Jerry Jeff Walker
Far and Away, at Home
by John Brown
- Jerry Jeff Walker has his back to the river this Sunday evening in Colorado and he ain't going nowhere.
Bellvue, Colo. - The last installment of a big old three-night harvest moon is arching its eyebrows over the canyon of the Cache La Poudre River, and Ms. Pam Stock is selling some tee-shirts.
The shirts are simple black on white, with a goofball cartoon on the front and 13 words and a number on the back: "Rocky Mountain Laborfest 1998 featuring Jerry Jeff Walker, Todd Snider, Jack Ingram, Django Walker."
Pam S. is selling the shirts for her boss up there on that lodgepole stage and for his wife and business partner, Mrs. Susan Walker, barefoot and smiling and hugging the crowd in the immediate vicinity of what seems to be a reasonably good-natured combination of an SAE pledge party and some sort of recruitment gathering for the American Association of Retired Persons.
Pam Stock says, "Our band is deaf."
She refers to the Gonzo Compadres - Johnny Inmon, lead guitar; Bob Livingston, bass; and Freddie Krc, drums - with young Todd standing in this evening on good guitar and general backup singing. As Pam Stock offers a quick catalogue of auditory difficulties occasioned by 25 years of 200 nights a year listening to your best work coming back at you with some electricity attached, Mr. Django Walker at 19 years of age walks into the midst of the Gonzo Compadres, unannounced and unheard, and sings with his father a song about flying on untested wings. Meanwhile the smoke from a 55-gallon burger cooker at stage right is beckoning the hungry, as St. Pam continues to clothe the naked.
The saved and the unwashed, the intentionally forgetful, the Denver chapter of the Devil's Whomever motorcycle club, and the oncological surgeons with ancient album covers clutched like Mayan tablets - they've all come to sing along. They've come to sing and probably to dance, if Walker will play their own special song just one more time.
E is for Everyone.
Earlier, Jerry Jeff Walker of Austin, Texas, and somewhere in Belize had been scribbling his made-up name on hats and shirts and photographs and old record covers for anyone with a writing surface. He had been shaking hands and reminiscing and signing autographs with all the hard-earned nonchalance of his geezerdom. Whereupon.
A bearded middle-age man with the unmistakable face and torso of someone who runs 30 or 40 miles a week approached to announce that "You got me through medical school, Jerry Jeff." Whereupon.
Jerry Jeff turned to Susan and to Pam and he said, "I think it's a first."
And the healthful subspecialist stood not 10 feet from some adolescent idiots trying in their beered-up fog not to knock over either the doc or the 56-year-old country-music Gonzo artist even as they tried most surely to burn each other with their cigarettes.
O is for Oneonta.
A man has to start somewhere.
Born Ronald Clyde Crosby, he sang along as a charter member of the Pizzarinos in upstate New York. He listened to his parents' Frank Sinatra and Vic Damone records. Later he wrote a song ("The Gift") about the guitar his grandmother gave him when he was but 13 years on this earth. He graduated high school and did his time at Fort Dix in the National Guard and then he took off south.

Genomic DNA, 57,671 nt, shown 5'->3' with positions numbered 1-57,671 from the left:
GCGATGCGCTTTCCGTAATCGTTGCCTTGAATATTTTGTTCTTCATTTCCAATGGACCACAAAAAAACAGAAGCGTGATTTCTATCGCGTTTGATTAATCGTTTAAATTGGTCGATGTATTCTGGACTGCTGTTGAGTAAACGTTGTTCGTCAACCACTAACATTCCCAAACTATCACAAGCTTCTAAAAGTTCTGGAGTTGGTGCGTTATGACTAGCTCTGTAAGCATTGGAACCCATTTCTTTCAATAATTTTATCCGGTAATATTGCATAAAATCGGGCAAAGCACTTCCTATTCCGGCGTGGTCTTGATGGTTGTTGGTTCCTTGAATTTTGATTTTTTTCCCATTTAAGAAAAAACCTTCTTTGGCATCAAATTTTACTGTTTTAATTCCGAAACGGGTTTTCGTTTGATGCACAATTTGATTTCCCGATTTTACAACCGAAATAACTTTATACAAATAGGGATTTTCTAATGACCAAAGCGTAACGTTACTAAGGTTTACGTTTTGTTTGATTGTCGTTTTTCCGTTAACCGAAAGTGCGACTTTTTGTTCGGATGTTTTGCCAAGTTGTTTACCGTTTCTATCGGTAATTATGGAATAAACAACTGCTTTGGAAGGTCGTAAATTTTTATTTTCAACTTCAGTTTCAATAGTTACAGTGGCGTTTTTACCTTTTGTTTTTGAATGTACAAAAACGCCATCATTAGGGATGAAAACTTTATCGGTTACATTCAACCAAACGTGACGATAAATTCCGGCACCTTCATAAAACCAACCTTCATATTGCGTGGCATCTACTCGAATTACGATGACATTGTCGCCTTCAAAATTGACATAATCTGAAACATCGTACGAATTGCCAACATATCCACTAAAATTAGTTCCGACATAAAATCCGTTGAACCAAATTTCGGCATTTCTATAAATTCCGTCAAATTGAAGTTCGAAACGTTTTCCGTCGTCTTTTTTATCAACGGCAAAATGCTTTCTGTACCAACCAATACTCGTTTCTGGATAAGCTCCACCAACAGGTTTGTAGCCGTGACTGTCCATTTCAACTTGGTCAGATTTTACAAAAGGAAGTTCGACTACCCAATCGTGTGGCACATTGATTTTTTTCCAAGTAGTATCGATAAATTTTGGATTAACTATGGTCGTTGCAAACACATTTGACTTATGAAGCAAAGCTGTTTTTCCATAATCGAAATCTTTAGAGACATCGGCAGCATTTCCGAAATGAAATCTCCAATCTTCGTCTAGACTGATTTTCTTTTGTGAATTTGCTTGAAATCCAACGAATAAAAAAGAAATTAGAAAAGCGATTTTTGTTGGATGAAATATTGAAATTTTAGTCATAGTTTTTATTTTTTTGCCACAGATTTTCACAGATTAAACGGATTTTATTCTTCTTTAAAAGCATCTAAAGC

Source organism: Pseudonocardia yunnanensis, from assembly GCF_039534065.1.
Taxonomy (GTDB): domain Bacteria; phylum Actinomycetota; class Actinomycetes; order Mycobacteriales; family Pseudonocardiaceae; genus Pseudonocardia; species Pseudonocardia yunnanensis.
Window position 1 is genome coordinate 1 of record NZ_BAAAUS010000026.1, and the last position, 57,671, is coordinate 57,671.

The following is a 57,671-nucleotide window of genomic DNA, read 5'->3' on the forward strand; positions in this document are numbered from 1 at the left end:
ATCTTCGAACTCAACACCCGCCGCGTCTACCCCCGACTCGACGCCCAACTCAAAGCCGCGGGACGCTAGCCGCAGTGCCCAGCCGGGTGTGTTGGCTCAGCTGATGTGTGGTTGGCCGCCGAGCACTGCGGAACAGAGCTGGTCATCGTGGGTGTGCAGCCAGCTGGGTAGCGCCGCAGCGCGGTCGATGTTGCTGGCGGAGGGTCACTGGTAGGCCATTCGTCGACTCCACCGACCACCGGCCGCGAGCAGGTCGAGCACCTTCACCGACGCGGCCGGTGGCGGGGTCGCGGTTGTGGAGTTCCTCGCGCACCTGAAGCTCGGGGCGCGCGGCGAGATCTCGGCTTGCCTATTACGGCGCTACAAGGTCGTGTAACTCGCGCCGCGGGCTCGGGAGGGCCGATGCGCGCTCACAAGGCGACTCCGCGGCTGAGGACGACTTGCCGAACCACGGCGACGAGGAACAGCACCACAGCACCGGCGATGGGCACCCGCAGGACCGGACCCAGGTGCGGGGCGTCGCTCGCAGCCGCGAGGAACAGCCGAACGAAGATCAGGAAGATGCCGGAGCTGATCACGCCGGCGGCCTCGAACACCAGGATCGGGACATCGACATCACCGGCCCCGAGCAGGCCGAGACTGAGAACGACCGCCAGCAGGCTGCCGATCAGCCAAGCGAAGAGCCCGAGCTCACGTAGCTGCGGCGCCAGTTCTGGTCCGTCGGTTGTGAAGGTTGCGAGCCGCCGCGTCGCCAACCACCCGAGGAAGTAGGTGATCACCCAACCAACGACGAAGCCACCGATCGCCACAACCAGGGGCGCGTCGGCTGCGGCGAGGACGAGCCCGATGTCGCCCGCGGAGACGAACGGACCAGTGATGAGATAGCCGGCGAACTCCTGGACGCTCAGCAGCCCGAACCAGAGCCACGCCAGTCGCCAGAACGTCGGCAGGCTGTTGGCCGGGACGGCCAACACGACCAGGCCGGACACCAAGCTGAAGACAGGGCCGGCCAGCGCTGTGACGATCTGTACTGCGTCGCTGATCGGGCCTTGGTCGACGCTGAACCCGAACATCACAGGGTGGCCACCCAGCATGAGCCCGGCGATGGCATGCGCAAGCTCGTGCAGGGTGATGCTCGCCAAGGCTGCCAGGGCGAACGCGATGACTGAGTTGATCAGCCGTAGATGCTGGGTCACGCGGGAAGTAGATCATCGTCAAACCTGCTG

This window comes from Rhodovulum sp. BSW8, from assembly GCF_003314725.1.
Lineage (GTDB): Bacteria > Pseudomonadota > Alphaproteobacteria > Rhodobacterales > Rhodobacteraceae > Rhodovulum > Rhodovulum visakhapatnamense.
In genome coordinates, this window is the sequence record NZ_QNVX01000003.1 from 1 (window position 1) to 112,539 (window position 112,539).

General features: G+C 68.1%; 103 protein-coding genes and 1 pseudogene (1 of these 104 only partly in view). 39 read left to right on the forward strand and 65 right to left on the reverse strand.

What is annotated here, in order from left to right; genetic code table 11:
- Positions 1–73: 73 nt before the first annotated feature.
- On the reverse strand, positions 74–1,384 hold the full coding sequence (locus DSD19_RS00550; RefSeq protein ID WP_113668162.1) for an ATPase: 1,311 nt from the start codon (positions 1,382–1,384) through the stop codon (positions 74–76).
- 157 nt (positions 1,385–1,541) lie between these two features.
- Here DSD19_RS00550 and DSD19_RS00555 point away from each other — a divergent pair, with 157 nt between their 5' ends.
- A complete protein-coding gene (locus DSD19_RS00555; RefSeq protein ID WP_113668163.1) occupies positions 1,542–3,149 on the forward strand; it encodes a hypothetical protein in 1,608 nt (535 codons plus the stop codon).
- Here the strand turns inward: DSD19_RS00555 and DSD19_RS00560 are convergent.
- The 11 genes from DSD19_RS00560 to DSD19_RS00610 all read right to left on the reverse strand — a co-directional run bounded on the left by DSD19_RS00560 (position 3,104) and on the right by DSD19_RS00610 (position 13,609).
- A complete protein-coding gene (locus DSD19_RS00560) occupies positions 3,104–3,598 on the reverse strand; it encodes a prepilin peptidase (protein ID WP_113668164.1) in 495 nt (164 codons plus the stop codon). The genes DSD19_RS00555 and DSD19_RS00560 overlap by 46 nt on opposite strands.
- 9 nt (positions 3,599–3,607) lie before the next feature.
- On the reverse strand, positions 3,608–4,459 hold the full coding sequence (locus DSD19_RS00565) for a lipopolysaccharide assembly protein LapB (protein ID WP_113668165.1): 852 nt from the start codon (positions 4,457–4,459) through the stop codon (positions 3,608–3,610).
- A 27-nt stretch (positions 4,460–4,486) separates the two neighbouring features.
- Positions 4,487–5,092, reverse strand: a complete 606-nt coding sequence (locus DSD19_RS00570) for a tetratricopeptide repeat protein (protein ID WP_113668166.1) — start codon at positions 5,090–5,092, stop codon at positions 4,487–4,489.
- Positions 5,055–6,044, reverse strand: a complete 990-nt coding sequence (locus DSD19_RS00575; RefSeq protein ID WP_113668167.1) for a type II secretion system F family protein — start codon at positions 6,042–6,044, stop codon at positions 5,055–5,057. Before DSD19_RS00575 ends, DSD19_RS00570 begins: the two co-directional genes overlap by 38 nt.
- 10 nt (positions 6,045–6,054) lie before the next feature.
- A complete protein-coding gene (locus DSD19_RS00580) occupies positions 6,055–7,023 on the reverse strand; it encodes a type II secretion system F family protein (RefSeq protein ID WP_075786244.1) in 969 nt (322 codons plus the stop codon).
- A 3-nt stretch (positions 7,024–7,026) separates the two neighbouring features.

Not everyone who hauls it on out of Oneonta, N.Y., hooks up with Jimmy Buffett, but Ronald Clyde Crosby did, and in their shared apprenticeship of self-invention the former came out an islander and the latter seemed to be a Texan. The would-be Aggie drank too much one evening and found himself in a locked-down stinked-up room in New Orleans with an old man who missed his dog.
"Mr. Bojangles," the new Jerry Jeff Walker's first big song, stands now among the 100 most recorded tunes of all time. Susan Walker's husband helps people through medical school, and he writes lyrics that even Sammy Davis Jr., once found fit to sing.
Walker was an outlaw way before the music business coined the term to describe the rowdy and irreverent upstarts - Texans, mostly - who largely redefined country music - turning it "progressive," in radio-speak - in the early 1970s and for a long time hence. Nightly he suspended the laws of physics, singing and strumming from long-legged stools that most Yorkers would never have dared to mount had they been in Ronald Clyde's approaching condition.
T is for Then; N is for Now.
Only a tin-eared cynic would write "R" is for reform.
But if, in the waning years of the century he's still trying to understand, "reformation" applies to Jerry Jeff Walker, it does so in a way that might never have fit, say, Martin Luther. JJW wonders why we can put a man on the moon but can't manufacture a workable electric car. He asks why we have a president when all we really need is someone in a nice suit to greet the Queen of England for a fraction of the current salary. He's sent his children off to Europe for a few months of Eurail touring among cultures that "don't ask that everything be brand new." He asks why his business-manager wife won't let him buy either a used trumpet or the cherry mid-'70s Triumph 500 with a little purple teardrop tank he's found for an unheard-of $5,900.
The watchword this late-summer afternoon in the canyon is "boundaries." No kidding. "Boundaries."
Which is why he invests now in mutual funds rather than in the high-tech speculatives he favored just a few years ago.